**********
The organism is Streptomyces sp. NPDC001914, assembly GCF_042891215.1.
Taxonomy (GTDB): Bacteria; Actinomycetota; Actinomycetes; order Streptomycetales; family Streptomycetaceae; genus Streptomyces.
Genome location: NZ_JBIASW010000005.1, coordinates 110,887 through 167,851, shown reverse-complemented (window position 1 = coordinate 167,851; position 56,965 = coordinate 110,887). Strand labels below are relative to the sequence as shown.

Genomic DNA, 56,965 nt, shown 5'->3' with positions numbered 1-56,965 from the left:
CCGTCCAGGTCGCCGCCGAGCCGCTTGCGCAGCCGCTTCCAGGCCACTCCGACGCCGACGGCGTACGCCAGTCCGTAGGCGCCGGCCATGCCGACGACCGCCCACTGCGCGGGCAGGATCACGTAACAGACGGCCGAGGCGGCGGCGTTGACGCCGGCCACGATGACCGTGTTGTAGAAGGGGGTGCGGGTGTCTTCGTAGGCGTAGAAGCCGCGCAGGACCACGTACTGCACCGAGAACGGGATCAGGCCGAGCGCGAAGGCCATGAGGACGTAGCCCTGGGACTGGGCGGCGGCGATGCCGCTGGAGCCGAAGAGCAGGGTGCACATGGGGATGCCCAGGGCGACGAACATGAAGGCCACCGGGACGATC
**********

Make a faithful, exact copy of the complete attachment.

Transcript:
The organism is Streptomyces sp. NPDC001914, assembly GCF_042891215.1.
Taxonomy (GTDB): Bacteria; Actinomycetota; Actinomycetes; order Streptomycetales; family Streptomycetaceae; genus Streptomyces.
Genome location: NZ_JBIASW010000005.1, coordinates 110,887 through 167,851, shown reverse-complemented (window position 1 = coordinate 167,851; position 56,965 = coordinate 110,887). Strand labels below are relative to the sequence as shown.

Genomic DNA, 56,965 nt, shown 5'->3' with positions numbered 1-56,965 from the left:
CCGTCCAGGTCGCCGCCGAGCCGCTTGCGCAGCCGCTTCCAGGCCACTCCGACGCCGACGGCGTACGCCAGTCCGTAGGCGCCGGCCATGCCGACGACCGCCCACTGCGCGGGCAGGATCACGTAACAGACGGCCGAGGCGGCGGCGTTGACGCCGGCCACGATGACCGTGTTGTAGAAGGGGGTGCGGGTGTCTTCGTAGGCGTAGAAGCCGCGCAGGACCACGTACTGCACCGAGAACGGGATCAGGCCGAGCGCGAAGGCCATGAGGACGTAGCCCTGGGACTGGGCGGCGGCGATGCCGCTGGAGCCGAAGAGCAGGGTGCACATGGGGATGCCCAGGGCGACGAACATGAAGGCCACCGGGACGATC